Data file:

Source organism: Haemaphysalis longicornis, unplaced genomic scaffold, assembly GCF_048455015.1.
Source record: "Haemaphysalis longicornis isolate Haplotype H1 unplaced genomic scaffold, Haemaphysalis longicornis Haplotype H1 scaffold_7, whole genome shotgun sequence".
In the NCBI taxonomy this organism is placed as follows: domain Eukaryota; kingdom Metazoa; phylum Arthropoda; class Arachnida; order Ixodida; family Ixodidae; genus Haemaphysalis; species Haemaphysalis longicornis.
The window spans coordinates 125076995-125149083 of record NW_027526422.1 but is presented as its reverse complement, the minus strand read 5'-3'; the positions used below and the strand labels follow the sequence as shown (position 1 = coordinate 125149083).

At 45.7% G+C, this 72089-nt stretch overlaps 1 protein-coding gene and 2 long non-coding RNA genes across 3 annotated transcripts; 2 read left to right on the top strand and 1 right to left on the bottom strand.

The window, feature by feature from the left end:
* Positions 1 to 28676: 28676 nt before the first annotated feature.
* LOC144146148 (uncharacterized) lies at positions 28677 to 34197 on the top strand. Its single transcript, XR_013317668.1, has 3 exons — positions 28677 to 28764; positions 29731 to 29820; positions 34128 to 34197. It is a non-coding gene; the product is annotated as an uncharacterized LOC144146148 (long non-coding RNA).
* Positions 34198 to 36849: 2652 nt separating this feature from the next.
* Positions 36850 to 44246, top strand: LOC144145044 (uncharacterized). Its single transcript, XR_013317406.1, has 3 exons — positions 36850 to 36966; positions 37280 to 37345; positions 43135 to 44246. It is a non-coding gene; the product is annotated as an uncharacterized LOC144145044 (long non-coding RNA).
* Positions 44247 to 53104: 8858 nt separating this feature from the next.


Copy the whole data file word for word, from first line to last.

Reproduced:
Source organism: Haemaphysalis longicornis, unplaced genomic scaffold, assembly GCF_048455015.1.
Source record: "Haemaphysalis longicornis isolate Haplotype H1 unplaced genomic scaffold, Haemaphysalis longicornis Haplotype H1 scaffold_7, whole genome shotgun sequence".
In the NCBI taxonomy this organism is placed as follows: domain Eukaryota; kingdom Metazoa; phylum Arthropoda; class Arachnida; order Ixodida; family Ixodidae; genus Haemaphysalis; species Haemaphysalis longicornis.
The window spans coordinates 125076995-125149083 of record NW_027526422.1 but is presented as its reverse complement, the minus strand read 5'-3'; the positions used below and the strand labels follow the sequence as shown (position 1 = coordinate 125149083).

At 45.7% G+C, this 72089-nt stretch overlaps 1 protein-coding gene and 2 long non-coding RNA genes across 3 annotated transcripts; 2 read left to right on the top strand and 1 right to left on the bottom strand.

The window, feature by feature from the left end:
* Positions 1 to 28676: 28676 nt before the first annotated feature.
* LOC144146148 (uncharacterized) lies at positions 28677 to 34197 on the top strand. Its single transcript, XR_013317668.1, has 3 exons — positions 28677 to 28764; positions 29731 to 29820; positions 34128 to 34197. It is a non-coding gene; the product is annotated as an uncharacterized LOC144146148 (long non-coding RNA).
* Positions 34198 to 36849: 2652 nt separating this feature from the next.
* Positions 36850 to 44246, top strand: LOC144145044 (uncharacterized). Its single transcript, XR_013317406.1, has 3 exons — positions 36850 to 36966; positions 37280 to 37345; positions 43135 to 44246. It is a non-coding gene; the product is annotated as an uncharacterized LOC144145044 (long non-coding RNA).
* Positions 44247 to 53104: 8858 nt separating this feature from the next.